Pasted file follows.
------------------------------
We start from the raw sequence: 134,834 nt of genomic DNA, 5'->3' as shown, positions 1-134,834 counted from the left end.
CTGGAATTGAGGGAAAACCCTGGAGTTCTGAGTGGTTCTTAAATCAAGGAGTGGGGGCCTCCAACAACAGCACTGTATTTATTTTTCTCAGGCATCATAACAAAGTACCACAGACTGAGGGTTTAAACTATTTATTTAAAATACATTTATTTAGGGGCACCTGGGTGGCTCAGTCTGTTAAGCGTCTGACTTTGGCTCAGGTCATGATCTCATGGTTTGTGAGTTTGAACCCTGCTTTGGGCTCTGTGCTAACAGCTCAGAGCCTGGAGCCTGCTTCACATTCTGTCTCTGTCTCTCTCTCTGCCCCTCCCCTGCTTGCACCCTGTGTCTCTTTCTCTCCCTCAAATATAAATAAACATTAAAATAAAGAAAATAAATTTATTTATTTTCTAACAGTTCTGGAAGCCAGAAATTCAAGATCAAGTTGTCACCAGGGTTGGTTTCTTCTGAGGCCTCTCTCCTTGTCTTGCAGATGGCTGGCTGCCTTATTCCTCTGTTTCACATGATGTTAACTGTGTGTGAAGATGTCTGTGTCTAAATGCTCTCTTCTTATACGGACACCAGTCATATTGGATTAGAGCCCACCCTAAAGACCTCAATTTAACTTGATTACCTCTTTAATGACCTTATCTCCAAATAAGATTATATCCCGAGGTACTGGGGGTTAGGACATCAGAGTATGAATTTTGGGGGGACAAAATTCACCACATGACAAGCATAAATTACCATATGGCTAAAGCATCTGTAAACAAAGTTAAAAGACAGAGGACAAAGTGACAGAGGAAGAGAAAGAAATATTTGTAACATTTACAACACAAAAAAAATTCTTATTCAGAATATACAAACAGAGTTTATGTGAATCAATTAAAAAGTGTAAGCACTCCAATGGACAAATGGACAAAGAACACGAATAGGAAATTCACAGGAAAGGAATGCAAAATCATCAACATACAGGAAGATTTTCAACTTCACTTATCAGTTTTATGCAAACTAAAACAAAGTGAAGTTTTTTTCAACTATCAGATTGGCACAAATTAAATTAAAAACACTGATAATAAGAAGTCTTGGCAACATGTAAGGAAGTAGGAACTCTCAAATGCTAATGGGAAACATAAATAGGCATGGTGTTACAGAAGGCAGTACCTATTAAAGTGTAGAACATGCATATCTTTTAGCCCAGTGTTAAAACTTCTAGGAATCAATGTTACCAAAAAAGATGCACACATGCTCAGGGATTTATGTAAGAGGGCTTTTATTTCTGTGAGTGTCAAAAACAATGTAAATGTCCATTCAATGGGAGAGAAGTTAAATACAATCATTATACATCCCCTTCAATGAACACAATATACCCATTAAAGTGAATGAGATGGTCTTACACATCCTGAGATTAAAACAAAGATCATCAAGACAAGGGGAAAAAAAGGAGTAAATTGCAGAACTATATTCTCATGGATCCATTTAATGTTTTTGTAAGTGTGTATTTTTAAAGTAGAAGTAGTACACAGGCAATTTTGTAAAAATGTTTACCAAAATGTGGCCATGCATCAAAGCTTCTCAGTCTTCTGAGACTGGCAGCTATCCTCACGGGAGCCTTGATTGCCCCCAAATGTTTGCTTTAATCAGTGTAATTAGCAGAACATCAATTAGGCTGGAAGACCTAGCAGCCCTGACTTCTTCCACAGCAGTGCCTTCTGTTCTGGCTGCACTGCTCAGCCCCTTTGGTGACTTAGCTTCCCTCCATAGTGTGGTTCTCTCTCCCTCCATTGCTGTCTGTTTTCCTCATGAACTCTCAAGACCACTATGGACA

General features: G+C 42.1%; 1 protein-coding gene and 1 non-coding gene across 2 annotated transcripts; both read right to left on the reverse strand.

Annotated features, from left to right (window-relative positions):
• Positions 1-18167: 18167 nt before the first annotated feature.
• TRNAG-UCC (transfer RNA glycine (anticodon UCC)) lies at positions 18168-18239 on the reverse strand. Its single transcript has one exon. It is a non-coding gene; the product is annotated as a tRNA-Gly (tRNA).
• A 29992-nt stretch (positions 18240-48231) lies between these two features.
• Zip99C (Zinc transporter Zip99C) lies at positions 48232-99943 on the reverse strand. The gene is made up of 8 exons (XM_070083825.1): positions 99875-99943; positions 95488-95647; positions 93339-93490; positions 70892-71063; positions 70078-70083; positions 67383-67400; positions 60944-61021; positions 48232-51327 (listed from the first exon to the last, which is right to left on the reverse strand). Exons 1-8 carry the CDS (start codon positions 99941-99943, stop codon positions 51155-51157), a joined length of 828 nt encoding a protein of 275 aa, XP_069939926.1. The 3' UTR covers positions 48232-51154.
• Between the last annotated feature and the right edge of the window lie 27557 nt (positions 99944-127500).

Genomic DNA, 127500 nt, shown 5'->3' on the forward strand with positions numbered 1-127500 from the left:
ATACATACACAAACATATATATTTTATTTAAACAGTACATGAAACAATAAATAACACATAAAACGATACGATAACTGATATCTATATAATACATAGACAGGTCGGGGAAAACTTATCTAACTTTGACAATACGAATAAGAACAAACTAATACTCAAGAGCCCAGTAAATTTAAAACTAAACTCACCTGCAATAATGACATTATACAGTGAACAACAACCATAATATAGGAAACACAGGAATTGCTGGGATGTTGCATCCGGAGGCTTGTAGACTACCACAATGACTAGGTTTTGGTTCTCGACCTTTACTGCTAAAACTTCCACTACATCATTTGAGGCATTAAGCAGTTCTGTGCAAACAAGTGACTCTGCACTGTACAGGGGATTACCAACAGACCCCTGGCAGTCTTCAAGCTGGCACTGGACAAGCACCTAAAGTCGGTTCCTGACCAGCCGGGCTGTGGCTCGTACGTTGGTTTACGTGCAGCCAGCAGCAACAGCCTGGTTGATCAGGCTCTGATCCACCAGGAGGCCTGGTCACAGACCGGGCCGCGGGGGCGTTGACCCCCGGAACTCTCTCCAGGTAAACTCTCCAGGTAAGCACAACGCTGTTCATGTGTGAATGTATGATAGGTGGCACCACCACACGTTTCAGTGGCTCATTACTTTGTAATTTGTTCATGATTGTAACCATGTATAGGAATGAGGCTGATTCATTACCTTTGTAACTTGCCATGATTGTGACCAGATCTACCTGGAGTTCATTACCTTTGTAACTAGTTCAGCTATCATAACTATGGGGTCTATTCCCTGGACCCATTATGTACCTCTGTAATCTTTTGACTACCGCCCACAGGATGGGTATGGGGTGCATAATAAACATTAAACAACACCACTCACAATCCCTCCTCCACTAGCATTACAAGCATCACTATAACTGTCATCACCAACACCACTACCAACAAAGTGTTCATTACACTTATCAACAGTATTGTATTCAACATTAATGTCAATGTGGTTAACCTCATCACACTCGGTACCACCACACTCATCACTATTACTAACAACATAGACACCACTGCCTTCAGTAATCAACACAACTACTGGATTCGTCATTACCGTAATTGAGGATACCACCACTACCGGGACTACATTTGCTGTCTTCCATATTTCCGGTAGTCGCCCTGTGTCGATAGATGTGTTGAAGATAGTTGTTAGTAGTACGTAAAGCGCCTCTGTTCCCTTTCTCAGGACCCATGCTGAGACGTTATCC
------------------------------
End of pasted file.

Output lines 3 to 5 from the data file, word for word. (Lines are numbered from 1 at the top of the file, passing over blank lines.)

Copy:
General features: G+C 42.1%; 1 protein-coding gene and 1 non-coding gene across 2 annotated transcripts; both read right to left on the reverse strand.

Annotated features, from left to right (window-relative positions):
• Positions 1-18167: 18167 nt before the first annotated feature.